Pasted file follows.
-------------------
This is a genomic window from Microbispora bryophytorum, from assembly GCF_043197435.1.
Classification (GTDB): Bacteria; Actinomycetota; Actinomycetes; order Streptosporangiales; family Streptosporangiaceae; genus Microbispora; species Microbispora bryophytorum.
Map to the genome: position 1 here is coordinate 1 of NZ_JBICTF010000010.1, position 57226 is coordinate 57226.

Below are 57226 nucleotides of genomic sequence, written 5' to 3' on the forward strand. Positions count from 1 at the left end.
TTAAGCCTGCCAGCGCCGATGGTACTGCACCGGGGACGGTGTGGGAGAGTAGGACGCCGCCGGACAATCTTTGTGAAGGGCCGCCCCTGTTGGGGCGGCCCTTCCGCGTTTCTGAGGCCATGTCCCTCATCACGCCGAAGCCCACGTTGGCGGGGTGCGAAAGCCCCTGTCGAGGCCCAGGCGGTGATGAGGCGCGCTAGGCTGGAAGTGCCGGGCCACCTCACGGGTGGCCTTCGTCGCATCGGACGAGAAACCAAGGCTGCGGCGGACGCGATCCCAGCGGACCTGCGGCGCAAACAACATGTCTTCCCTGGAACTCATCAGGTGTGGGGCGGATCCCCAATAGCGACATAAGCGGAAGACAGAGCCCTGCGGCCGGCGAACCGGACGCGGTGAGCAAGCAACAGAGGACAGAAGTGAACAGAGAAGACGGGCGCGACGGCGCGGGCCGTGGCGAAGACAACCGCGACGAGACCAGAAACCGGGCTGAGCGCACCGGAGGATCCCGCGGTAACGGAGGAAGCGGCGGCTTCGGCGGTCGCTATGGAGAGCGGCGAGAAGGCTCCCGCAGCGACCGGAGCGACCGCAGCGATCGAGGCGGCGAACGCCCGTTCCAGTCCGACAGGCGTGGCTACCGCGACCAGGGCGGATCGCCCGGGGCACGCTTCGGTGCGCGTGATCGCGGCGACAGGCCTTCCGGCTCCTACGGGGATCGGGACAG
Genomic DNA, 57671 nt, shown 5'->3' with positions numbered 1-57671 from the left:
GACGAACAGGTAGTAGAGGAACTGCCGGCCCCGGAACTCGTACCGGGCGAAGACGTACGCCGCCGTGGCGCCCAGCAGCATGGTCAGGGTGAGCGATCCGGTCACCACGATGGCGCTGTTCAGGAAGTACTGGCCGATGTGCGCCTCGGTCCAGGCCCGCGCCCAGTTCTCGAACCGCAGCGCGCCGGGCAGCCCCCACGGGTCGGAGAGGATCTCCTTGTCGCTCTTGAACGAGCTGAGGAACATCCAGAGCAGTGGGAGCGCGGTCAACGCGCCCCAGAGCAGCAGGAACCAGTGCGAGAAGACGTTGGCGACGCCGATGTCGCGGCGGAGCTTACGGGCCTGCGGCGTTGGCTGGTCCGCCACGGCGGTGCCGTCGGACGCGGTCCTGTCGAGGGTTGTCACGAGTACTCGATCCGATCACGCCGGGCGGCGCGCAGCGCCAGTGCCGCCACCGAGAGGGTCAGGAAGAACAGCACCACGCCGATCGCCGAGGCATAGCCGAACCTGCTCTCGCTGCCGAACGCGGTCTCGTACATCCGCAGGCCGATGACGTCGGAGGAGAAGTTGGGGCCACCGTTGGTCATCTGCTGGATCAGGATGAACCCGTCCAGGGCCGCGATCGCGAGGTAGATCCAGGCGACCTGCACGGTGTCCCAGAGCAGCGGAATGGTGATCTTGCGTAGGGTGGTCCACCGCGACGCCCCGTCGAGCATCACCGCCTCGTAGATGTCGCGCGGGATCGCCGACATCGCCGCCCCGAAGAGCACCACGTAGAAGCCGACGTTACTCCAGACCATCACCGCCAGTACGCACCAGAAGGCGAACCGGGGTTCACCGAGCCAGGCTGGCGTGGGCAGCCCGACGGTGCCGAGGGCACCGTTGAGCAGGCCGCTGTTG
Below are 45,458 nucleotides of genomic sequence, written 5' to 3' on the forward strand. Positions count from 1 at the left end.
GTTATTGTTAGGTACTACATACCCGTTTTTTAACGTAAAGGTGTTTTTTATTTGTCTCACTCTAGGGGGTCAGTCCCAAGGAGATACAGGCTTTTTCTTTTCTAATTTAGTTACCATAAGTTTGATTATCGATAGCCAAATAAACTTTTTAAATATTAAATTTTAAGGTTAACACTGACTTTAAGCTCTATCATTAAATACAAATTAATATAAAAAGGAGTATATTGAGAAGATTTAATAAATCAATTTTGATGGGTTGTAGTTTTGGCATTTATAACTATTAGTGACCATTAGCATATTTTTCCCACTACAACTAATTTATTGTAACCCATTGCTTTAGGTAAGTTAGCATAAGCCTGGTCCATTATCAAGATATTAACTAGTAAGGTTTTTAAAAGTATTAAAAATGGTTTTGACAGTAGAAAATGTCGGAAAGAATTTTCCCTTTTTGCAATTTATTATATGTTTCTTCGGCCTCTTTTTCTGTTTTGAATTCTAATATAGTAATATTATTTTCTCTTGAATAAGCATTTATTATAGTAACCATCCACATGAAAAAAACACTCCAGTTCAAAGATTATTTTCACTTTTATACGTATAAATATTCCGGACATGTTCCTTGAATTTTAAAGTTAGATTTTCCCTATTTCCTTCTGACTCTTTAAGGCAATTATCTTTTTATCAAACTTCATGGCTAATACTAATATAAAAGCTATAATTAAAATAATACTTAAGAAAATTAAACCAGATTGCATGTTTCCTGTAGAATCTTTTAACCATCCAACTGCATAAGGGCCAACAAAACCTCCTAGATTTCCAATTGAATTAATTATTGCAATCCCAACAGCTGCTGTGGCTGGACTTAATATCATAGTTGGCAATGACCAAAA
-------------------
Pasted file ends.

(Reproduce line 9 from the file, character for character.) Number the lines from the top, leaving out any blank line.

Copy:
GTTATTGTTAGGTACTACATACCCGTTTTTTAACGTAAAGGTGTTTTTTATTTGTCTCACTCTAGGGGGTCAGTCCCAAGGAGATACAGGCTTTTTCTTTTCTAATTTAGTTACCATAAGTTTGATTATCGATAGCCAAATAAACTTTTTAAATATTAAATTTTAAGGTTAACACTGACTTTAAGCTCTATCATTAAATACAAATTAATATAAAAAGGAGTATATTGAGAAGATTTAATAAATCAATTTTGATGGGTTGTAGTTTTGGCATTTATAACTATTAGTGACCATTAGCATATTTTTCCCACTACAACTAATTTATTGTAACCCATTGCTTTAGGTAAGTTAGCATAAGCCTGGTCCATTATCAAGATATTAACTAGTAAGGTTTTTAAAAGTATTAAAAATGGTTTTGACAGTAGAAAATGTCGGAAAGAATTTTCCCTTTTTGCAATTTATTATATGTTTCTTCGGCCTCTTTTTCTGTTTTGAATTCTAATATAGTAATATTATTTTCTCTTGAATAAGCATTTATTATAGTAACCATCCACATGAAAAAAACACTCCAGTTCAAAGATTATTTTCACTTTTATACGTATAAATATTCCGGACATGTTCCTTGAATTTTAAAGTTAGATTTTCCCTATTTCCTTCTGACTCTTTAAGGCAATTATCTTTTTATCAAACTTCATGGCTAATACTAATATAAAAGCTATAATTAAAATAATACTTAAGAAAATTAAACCAGATTGCATGTTTCCTGTAGAATCTTTTAACCATCCAACTGCATAAGGGCCAACAAAACCTCCTAGATTTCCAATTGAATTAATTATTGCAATCCCAACAGCTGCTGTGGCTGGACTTAATATCATAGTTGGCAATGACCAAAA